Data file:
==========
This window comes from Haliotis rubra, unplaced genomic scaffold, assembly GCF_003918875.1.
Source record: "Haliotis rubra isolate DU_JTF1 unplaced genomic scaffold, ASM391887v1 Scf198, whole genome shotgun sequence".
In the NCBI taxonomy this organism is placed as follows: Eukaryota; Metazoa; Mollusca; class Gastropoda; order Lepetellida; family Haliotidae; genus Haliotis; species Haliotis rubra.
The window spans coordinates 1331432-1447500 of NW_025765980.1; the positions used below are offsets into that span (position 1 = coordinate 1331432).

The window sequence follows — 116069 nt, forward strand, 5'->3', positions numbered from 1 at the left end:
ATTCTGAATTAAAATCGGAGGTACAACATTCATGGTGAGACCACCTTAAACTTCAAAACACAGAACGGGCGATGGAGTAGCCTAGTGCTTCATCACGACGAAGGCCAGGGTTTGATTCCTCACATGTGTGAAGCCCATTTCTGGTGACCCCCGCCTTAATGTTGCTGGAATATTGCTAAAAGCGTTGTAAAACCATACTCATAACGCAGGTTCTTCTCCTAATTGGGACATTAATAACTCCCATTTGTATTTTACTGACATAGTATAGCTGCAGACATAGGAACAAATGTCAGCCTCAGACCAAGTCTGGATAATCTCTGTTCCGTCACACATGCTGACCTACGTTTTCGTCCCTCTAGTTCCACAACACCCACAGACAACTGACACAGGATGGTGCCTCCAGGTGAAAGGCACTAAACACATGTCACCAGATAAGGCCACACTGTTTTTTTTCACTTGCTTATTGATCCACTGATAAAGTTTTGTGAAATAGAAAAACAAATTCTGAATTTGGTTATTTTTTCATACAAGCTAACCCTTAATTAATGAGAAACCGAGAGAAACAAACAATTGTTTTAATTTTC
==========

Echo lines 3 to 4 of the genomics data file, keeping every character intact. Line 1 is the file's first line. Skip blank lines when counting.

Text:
In the NCBI taxonomy this organism is placed as follows: Eukaryota; Metazoa; Mollusca; class Gastropoda; order Lepetellida; family Haliotidae; genus Haliotis; species Haliotis rubra.
The window spans coordinates 1331432-1447500 of NW_025765980.1; the positions used below are offsets into that span (position 1 = coordinate 1331432).